I REMEMBER CLEARLY the day my beautiful palomino Lacey refused to let me pick up her left front hoof to be cleaned. The sky was bright blue and I basked under the warmth of last summer’s sun as I tied her to the side of my horse trailer to brush her body, mane and tail before cleaning her hoofs.
All went well until I leaned over to pick up her left front hoof to clean it. Her refusal to let me lift it off the ground even slightly took me by surprise. She responded favorably when I asked her to take a step forward, then back a step, and even to the side, but when I slide my hand down her pastern to the fetlock and cued her to lift her hoof up for me she ignored me, pinned her ears back and she kept that hoof firmly planted on the ground.
For a number of years I knew Lacey, now age 30 and a former champion barrel racer and games horse, had osteoarthritis in her front knees, but, since she’s always willingly let me lift them to clean and trim them — and that day she let me lift, clean and trim her right hoof — it didn’t occur to me her arthritis was so painful she wouldn’t allow me to lift it even a few inches off the ground.
I wondered if she’d injured the leg somehow, or perhaps had a hoof abscess (one of the most common causes of suddenly lameness). When bacteria become trapped inside between the lamina and the hoof wall it causes an infection, creating pockets of pus and an abscess is formed. This builds up pressure behind the hoof wall, or sole, that creates an exorbitant amount of pain to the horse.
Long story short: Her refusal to let me lift the left hoof was and is because the osteoarthritis in her right knee is so severe it’s become weak and extremely painful for her to stand on when it’s the only weight-bearing front leg. Thus, it’s been increasing more difficult to find ways for her to be comfortable enough for me work on both her front hooves.
Incidentally, the osteoarthritis in my right knee has also disintegrated my knee joint to the point it’s bone rubbing against bone, and past the point of joint fluid therapy and/or cortisteroid injections helping to relieve my pain, too. At a recent visit with an orthopedic specialist, the surgeon suggested I prepare myself for total knee replacement surgery. That’s not an option I can afford to do for Lacey.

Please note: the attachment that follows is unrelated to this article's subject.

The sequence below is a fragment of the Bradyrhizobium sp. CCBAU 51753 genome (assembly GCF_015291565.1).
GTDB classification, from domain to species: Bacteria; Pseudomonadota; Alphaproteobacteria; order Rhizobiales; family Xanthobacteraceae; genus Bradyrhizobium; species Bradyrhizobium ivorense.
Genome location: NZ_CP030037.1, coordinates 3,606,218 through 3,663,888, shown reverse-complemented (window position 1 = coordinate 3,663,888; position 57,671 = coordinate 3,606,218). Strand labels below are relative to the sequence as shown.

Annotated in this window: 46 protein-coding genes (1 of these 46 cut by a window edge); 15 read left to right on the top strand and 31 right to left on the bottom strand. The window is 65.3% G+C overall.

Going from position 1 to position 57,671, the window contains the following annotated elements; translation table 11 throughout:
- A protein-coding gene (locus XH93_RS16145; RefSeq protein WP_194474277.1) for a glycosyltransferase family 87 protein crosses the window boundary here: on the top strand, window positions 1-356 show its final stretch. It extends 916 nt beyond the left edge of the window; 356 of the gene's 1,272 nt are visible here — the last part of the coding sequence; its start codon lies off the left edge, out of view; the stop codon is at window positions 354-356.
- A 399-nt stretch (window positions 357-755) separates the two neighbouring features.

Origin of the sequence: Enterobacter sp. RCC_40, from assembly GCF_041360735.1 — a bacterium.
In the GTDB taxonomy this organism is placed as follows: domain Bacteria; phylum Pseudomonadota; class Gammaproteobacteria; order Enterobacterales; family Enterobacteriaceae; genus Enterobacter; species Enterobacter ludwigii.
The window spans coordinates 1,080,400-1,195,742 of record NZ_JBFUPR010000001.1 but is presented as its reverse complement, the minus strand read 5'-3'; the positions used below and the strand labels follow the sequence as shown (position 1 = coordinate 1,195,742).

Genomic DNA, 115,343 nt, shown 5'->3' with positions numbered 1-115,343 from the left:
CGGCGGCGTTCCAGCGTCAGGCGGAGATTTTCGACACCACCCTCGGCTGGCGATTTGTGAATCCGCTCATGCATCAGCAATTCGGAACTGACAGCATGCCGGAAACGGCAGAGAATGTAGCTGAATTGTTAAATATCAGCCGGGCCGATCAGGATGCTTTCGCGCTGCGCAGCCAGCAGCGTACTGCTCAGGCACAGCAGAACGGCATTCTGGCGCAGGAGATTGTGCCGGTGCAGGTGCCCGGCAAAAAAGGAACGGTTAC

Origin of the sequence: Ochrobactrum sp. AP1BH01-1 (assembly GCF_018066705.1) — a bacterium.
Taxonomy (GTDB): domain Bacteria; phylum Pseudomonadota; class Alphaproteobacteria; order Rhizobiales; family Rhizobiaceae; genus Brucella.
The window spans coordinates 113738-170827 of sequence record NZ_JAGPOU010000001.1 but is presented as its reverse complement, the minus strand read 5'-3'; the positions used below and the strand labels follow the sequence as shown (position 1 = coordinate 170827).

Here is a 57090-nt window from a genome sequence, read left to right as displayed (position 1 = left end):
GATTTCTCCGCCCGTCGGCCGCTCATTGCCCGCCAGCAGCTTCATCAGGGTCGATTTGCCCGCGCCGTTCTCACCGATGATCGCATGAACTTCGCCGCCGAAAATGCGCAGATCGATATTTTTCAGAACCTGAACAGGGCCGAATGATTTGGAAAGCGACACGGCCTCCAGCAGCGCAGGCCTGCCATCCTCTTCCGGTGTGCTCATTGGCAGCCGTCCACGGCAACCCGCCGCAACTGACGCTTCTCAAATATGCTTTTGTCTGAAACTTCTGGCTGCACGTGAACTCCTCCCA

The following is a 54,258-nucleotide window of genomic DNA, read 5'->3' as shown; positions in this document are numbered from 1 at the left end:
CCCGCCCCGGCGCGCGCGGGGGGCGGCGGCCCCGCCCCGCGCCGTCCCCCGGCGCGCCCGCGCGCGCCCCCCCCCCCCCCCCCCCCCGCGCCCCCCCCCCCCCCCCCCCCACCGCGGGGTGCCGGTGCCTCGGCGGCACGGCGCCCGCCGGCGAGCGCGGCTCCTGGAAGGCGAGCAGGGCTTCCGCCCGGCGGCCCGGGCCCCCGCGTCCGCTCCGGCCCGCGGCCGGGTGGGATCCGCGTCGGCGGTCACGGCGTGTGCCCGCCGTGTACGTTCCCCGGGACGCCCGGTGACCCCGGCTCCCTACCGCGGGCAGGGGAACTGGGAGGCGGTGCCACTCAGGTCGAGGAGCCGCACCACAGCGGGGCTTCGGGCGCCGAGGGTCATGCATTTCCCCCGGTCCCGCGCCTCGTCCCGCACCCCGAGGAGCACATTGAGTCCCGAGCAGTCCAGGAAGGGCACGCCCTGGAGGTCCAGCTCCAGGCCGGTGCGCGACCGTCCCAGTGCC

Non- steroidal anti-inflammatory medications (NSAIDS) are the most common anti-inflammatory medications suggested to take to help relieve degenerative joint pain and inflammation.
I put Lacey on a daily low-dose of the NSAID phenylbutazone (bute), upping the dosage on days I’m going to work on her hooves. I also take a doctor prescribed extra strength NSAID myself in the form of Ibuprofen to help lessen my body’s aches and pains caused by Multiple Sclerosis and osteoarthritis in my joints. While NSAIDs have provided some relief to Lacey and myself, our knees are still in pain and we both walk in a way as to avoid putting our full weight on our weaker sides.
In the meantime, I’ve Googled ways and methods to trim the hooves on a senior horse with severe arthritis. The latest method I tried on Lacey sounded promising: take a 2 by 6 by 10-feet board and stand the hoof on it, allowing a side to hang over the edge, allowing enough overhang to slide a rasp under to remove excess hoof. Lacey would only stand on it a few seconds at a time. My hope is through time she’ll get used to it and stand longer.
I discussed the problem with my friend, neighbor and veterinarian Linda Allen, owner of Pacific Northwest Veterinary Hospital. When she opened her practice in 1999 she was my dogs and horse’s veterinarian. As her practice expanded she decided to focus on small animal practice, but she maintains a pulse on horse medications and methods as a multi-horse owner — and competitor — herself.
“I think whatever we can do to provide comfort for our animals, within reason, we do,” said Allen, who’s currently caring for her son’s senior, arthritic horse, Debbie, as well as three other horses at home. “I think I’m preaching to the choir here in telling you, with all your body’s got going on, but, just like in human medicine, you’ll want to use a multi-modality to manage chronic pain, and that involves non-steroidal anti-inflammatories. You know, joint supplements and active, non-traditional therapies like acupuncture.”
She recently incorporated acupuncture in her practice, mainly in small animals.
She suggested hand walking Lacey on level ground daily to help lubricate the joints, as well as long impact stretches and gentle massages.
She brought up trying a topical get with 1% Diclofenac Sodium for relatively instant short term pain relief. Sold under the brand name SURPASS for horses. For human use its sold over the counter as Voltaren Gel.
She mentioned helping Debbie’s muscle and joints stay warmer by wrapping them with bandages during the cold weather, as well as wearing a good, waterproof winter blanket for senior horses.
I am going to start blanketing Lacey at night during freezing temperatures. This last time I trimmed Lacey, I put neoprene horse sport boots on her front legs to help warm the muscles in her lower legs and to provide suspensory support to the region. Allen said I could keep them on her 24/7 if it helped Lacey, as long asl I removed them, and the blanket, daily to make sure no problems were brewing underneath.
She brought up what works for my horse may not work on others and encouraged me to just keep trying different things to see what helps, in what my budget allows.
Karen Griffiths’ column, Peninsula Horseplay, appears the second and fourth Saturday of each month.
If you have a horse event, clinic or seminar you would like listed, please email Griffiths at firstname.lastname@example.org at least two weeks in advance. You can also call her at 360-460-6299.